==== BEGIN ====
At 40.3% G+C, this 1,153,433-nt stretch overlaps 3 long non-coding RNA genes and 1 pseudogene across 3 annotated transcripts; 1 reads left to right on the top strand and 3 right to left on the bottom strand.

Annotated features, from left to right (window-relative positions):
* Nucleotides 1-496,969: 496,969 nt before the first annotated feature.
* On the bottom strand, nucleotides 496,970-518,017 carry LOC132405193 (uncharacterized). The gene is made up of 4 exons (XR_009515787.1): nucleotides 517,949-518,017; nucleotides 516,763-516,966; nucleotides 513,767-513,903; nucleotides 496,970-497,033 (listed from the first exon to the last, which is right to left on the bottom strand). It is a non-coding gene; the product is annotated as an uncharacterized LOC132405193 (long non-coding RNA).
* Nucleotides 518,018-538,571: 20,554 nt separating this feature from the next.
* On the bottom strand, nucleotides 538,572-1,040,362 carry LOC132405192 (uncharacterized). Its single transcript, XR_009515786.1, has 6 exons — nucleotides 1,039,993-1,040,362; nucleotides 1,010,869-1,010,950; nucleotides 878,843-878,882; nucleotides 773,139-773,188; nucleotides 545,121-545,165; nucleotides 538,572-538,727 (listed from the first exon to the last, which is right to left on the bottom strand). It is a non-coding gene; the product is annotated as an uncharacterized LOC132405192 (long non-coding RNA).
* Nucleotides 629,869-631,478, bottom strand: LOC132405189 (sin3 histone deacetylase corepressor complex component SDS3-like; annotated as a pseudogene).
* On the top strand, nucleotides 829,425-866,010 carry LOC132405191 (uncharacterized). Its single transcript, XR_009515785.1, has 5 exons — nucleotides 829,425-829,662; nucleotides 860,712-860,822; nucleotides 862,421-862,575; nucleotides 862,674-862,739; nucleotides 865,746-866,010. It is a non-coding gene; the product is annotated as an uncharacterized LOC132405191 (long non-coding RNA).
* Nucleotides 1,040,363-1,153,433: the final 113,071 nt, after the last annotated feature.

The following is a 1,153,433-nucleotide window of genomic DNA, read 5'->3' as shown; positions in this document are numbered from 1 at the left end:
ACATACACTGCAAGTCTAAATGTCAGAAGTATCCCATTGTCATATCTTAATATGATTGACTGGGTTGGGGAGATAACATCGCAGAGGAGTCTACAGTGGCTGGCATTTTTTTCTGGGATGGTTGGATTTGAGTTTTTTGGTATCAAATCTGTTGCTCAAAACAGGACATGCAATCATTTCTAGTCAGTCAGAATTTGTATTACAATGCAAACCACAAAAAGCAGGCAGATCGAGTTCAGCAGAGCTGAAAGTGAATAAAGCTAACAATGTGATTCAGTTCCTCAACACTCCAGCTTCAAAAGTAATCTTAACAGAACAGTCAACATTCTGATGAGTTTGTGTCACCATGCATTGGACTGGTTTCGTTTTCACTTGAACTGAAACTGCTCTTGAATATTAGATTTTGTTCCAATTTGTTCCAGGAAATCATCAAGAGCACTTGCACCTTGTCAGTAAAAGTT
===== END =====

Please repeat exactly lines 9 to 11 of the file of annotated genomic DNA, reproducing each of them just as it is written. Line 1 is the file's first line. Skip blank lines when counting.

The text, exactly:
* Nucleotides 1,040,363-1,153,433: the final 113,071 nt, after the last annotated feature.

The following is a 1,153,433-nucleotide window of genomic DNA, read 5'->3' as shown; positions in this document are numbered from 1 at the left end:
ACATACACTGCAAGTCTAAATGTCAGAAGTATCCCATTGTCATATCTTAATATGATTGACTGGGTTGGGGAGATAACATCGCAGAGGAGTCTACAGTGGCTGGCATTTTTTTCTGGGATGGTTGGATTTGAGTTTTTTGGTATCAAATCTGTTGCTCAAAACAGGACATGCAATCATTTCTAGTCAGTCAGAATTTGTATTACAATGCAAACCACAAAAAGCAGGCAGATCGAGTTCAGCAGAGCTGAAAGTGAATAAAGCTAACAATGTGATTCAGTTCCTCAACACTCCAGCTTCAAAAGTAATCTTAACAGAACAGTCAACATTCTGATGAGTTTGTGTCACCATGCATTGGACTGGTTTCGTTTTCACTTGAACTGAAACTGCTCTTGAATATTAGATTTTGTTCCAATTTGTTCCAGGAAATCATCAAGAGCACTTGCACCTTGTCAGTAAAAGTT